1. Obesity: Obesity has become as serious of a problem in our pets as it is in the human population. Sadly, overweight pets are more prone to heart disease, diabetes, arthritis, and premature death. But while underlying disease or slow metabolism might be a factor, all too often, pet obesity is caused by doting pet parents who overfeed and underexercise their cats and dogs. There is no quick fix for obesity, but, just like with a human diet, check with your veterinarian for feeding and exercise guidelines. It might be as easy as swapping the dog treats with green beans or giving your cat a five-minute run with the laser pointer before bed. It might sound crazy, but when it comes to obesity, we can love our pets to death. You can help your dogs and cats live long lives by giving them the tools to stay light on their paws.
Mouse and rat poison* ingestion is common in dogs. Most rodenticides in the United States are anticoagulant by depleting Vitamin K. This type is the most frequent cause of poisoning in pets. Third generation products contain brodifacoum or bromadiolone and are toxic after a single ingestion. Signs include spontaneous and excessive bleeding internally and externally. Treatment is with Vitamin K supplementation. Other rodenticides may contain cholecalciferol which causes hypercalcemia and leads to heart and kidney problems. Newer rodenticides may contain bromethalin which causes central nervous system signs such as seizures, muscle tremors, and depression.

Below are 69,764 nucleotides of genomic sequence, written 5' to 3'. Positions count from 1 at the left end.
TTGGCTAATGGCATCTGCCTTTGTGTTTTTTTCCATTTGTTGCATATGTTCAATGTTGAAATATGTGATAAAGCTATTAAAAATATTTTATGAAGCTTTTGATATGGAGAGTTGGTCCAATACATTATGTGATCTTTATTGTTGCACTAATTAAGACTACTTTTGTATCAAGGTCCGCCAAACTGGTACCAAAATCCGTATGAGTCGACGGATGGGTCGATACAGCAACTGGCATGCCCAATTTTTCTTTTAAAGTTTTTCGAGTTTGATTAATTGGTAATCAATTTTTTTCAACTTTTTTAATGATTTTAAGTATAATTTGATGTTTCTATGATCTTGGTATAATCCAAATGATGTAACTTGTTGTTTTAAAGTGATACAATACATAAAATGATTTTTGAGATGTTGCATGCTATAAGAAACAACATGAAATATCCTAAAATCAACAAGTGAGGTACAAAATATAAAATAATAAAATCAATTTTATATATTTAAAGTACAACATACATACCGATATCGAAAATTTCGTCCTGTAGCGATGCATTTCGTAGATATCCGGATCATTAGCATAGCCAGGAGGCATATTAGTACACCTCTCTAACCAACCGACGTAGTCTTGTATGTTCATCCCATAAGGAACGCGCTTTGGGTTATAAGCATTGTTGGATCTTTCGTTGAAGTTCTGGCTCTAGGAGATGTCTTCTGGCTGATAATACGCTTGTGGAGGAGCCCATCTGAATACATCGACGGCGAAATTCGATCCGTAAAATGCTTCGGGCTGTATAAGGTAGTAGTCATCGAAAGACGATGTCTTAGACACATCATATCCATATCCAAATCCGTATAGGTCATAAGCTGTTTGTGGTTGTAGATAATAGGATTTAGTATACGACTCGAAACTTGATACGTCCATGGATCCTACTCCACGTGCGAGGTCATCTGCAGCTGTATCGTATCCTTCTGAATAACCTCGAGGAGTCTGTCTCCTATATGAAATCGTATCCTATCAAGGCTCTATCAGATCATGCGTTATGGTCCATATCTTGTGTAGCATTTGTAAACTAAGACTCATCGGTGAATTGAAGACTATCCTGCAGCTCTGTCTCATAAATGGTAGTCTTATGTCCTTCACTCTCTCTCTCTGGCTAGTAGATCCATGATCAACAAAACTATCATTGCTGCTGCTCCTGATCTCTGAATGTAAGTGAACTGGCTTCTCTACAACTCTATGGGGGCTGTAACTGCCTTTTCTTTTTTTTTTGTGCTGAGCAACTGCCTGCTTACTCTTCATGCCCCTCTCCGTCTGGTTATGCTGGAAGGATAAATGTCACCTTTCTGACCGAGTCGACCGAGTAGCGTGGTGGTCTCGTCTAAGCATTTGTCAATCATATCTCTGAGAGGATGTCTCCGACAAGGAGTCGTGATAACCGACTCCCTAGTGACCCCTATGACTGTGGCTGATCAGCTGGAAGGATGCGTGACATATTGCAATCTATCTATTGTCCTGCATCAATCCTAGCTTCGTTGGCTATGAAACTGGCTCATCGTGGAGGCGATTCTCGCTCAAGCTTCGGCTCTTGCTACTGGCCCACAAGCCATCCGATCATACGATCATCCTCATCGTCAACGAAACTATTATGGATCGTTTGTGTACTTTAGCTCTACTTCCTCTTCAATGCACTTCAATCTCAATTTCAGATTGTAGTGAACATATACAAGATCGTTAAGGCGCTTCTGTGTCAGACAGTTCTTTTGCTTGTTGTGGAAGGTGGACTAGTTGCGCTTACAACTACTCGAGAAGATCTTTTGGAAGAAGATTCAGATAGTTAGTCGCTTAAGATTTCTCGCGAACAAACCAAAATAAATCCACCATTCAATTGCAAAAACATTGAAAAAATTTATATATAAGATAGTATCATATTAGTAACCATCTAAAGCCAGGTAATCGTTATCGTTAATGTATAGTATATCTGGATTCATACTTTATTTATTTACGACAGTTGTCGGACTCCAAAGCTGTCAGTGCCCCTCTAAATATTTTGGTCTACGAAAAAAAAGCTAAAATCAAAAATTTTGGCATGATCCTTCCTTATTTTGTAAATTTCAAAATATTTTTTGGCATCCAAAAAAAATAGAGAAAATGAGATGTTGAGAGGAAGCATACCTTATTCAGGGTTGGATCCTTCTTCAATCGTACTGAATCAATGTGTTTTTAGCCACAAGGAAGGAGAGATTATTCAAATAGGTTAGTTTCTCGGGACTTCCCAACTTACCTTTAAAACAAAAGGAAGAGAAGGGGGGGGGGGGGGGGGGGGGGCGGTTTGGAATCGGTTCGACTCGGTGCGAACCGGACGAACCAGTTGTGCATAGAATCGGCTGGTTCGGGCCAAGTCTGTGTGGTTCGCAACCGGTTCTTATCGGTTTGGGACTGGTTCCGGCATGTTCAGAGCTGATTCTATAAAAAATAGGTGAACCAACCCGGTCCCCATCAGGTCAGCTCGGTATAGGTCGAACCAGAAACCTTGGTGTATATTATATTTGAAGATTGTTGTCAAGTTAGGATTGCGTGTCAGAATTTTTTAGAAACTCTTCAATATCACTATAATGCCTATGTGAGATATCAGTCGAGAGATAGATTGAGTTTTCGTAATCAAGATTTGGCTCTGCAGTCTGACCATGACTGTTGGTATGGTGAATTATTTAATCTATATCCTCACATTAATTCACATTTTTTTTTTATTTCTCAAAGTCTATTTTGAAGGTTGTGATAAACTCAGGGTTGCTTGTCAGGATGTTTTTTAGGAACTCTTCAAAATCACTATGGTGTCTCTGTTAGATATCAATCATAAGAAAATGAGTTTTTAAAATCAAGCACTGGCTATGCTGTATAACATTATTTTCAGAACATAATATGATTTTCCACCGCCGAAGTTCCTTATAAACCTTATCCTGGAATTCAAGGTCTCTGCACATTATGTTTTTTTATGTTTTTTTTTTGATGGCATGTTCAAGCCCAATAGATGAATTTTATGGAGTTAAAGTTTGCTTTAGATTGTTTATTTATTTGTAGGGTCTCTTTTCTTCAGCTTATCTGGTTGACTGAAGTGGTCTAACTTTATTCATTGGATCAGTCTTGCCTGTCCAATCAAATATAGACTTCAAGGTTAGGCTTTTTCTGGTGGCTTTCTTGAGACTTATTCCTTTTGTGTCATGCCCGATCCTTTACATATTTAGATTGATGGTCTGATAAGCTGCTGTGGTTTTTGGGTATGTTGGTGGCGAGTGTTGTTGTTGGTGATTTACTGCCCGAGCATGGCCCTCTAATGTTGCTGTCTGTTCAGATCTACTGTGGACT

Uveitis* is inflammation within the eye. Anterior uveitis (inflammation of the iris and ciliary body) is most common in dogs. The disease is usually immune-mediated in dogs, but may also be caused by trauma, cataracts, infectious canine hepatitis, leptospirosis, ehrlichiosis, or systemic fungal infections.
If your dog will be housed outside, provide shelter such as a doghouse for when it is cold or rainy and shade for when it is hot. Protecting your dog from the changes in weather will reduce stress and help keep it healthy.
The frequency of bilateral glaucoma with a genetic base in purebred dogs is higher than in any species except humans. Cataracts in dogs either have a genetic base or can also be caused by diabetes. Nuclear sclerosis resembles a cataract but is actually a normal age-related change.
Jump up ^ Häggström J, Boswood A, O’Grady M, et al. (2008). “Effect of pimobendan or benazepril hydrochloride on survival times in dogs with congestive heart failure caused by naturally occurring myxomatous mitral valve disease: the QUEST study”. J. Vet. Intern. Med. 22 (5): 1124–35. doi:10.1111/j.1939-1676.2008.0150.x. PMID 18638016.